try  a  Hobie-cat  ride  with  one  of  the watersports staff members. 
Brenda  also  used  the  work-out room daily and said it was very nice 
and had modern equipment. 

In  the  evenings we played ping pong, pool and took walks. There is a 
new  "walkway" in front of all the hotels on Cable Beach that is about 
3/4  of a mile one way. It was a pleasant walk with plants and flowers 
to  look  at  while  walking.  Many  of  the  tourists and locals took 
advantage  of  the  path  and walked every evening. We checked out the 
Marriott  and Radisson and both are nice with huge pools. We liked the 
size  of  the pools at both hotels since the pool at Breezes was a bit 
small  for  a  hotel  that  size,  we  thought. Also, there were theme 
nights  and  activities  every  evening. We only watched one show, the 
Staff  and Guest talent show. We got lucky, there was this guy from NJ 
(I  think)  who  could  really  play the guitar and sing. He performed 
"Johnny Be Goode" and got a standing ovation. 

Now  about  the  food,  what  can I say, it was plentiful! Brenda is a 
vegetarian  and  found  plenty  to  eat.  I'm  a fussy eater and found 
plenty  to  eat. We were definitely well fed. If you like to drink all 
day  then  you  would  appreciate  Breezes.  The two of us don't drink 
alcoholic   beverages   but  were  able  to  drink  virgin  strawberry 
daiquiris,  pop  and  juices  all  day. One morning we saw a guest who 
definitely  had  too  much  to  drink  passed  out  at  the pool area. 
Security  and  the  nurse  ended  up wheeling him away in a wheelchair 
after  they couldn't rouse him! It's amazing how much people can drink 
without keeling over!

Since  the  resort was all-inclusive we weren't motivated to leave! We 
went  out  only  two  times. The first was to the Dolphin Encounter on 
Blue  Lagoon  Island.  That  was  so cool, both of us picked the "Swim 
with  the  Dolphins" package and it was totally worth it. The cost was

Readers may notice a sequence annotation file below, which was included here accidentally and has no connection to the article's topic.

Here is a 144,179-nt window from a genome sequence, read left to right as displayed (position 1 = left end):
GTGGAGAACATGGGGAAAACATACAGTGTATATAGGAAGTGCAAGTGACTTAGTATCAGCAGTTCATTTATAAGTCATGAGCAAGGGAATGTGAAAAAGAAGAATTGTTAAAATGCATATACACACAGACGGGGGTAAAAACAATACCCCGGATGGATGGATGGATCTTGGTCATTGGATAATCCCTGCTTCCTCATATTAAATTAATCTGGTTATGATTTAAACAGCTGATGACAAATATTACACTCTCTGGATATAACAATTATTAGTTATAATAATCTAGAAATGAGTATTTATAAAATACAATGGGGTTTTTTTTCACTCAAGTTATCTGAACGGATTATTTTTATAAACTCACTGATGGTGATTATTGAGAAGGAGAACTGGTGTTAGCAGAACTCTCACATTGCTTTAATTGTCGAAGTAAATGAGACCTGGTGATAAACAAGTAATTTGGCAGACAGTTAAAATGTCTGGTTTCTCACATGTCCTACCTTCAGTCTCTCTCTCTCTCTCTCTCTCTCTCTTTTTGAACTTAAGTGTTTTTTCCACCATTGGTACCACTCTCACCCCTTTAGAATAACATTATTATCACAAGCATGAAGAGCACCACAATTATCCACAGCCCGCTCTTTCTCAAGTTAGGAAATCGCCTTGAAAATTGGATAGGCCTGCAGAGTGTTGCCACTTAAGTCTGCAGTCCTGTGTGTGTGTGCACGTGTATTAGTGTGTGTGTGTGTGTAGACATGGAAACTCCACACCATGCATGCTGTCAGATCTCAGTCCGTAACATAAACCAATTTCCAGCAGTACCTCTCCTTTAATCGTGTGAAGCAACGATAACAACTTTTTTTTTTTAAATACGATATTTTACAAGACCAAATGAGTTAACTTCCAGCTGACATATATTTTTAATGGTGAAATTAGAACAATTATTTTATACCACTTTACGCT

$85.00  for each of us and we had such a good time. I would definitely 
recommend  this  trip.  The  second was to venture downtown to buy the 
required  t-shirts  and  jewelry.  We  took  the  wrong bus and had an 
unplanned  tour  of  neighborhoods  surrounding  Nassau.  FYI-take the 
number  10  bus  which  is  the  more direct route! I was happy we got 
downtown  at  9  AM  because  by 10 there was a cruise shop docked and 
many  many  cruisers  took  over  the  town. If you are not a die hard 
shopper  you  probably  can  see  all the shops in less than two hours 
including the straw market.

Last  but  not  least,  the weather was perfect! We were lucky to have 
sunny  skies  and  80  degree  weather the whole time we were there. I 
would  definitely  recommend  Breezes  if you like to be active, drink 
and  eat  all  day  or even if you just want to relax on the beach. If 
you  want  a  quiet  place, this is not it since the hotel was totally 
booked  the whole time we were there. Brenda and I considered the fact 
that  no  kids  under  16 were allowed a big plus. I would like to add 
that  everyone  at  the  hotel was very friendly and helpful. Also the 
locals  were  nice  and  friendly  to  us as well. We have been to St. 
Kitts,  St. Croix, and Aruba and found the people on New Providence to 
be the most friendly.

All  in  all  we  had a wonderful time! Now its cool and rainy here in 
Michigan and I for one want to be back in Nassau! :-) 

BARBADOS BY TOM LEIB

My  wife  and  I just returned from three glorious sun filled weeks in 
Barbados.  This  is  our  sixth  year in a row to visit there and each 
year  seems  to  get  better.  Even though its a small island there is 
tremendous diversity and we never run out of things to do. 

The  major  event  this  year  was  the  Congaline  parade  on May 1 - 
Barbados  Labor  Day. The Congaline festival is a relatively new event 
lasting  ten  days  and  featuring  up  and  coming  Caribbean musical 
groups.  They  strut  their stuff each night at the Dover Field in St. 
Lawerance  Gap.  (We  saw Lady Salsa, a 14 person all female band from 
Cuba  -  talk  about high energy!). The whole shebang culminates in an 
island-wide  parade  from  the  Garrison, through Bridgetown to Spring 
Garden.  This  Ann's like your normal St. Patty's day parade. Its much 
more  animated  and  fun filled. There were about a dozen large trucks 
with  floor  to ceiling speakers and either live bands or DJ's. Behind 
each  truck came large numbers of revelers, with coordinated t-shirts, 
headbands  and banners. And they are not marching, they are "Jumpin" - 
which  means  that  they  dance, gyrate and do things that most middle 
age  bodies  cannot  contemplate.  Following the big trucks are one or 
two   smaller  truck  dispensing  either  rum  or  beer  continuously. 
Everybody  is  happy!  The  parade  took  about  two hours to pass us, 
before  noon,  and I am told that once they reached Spring Garden that 
they  partied  late into the night. What saying power the locals have. 
As  in  previous  years,  we participated in the Barbados Trust Sunday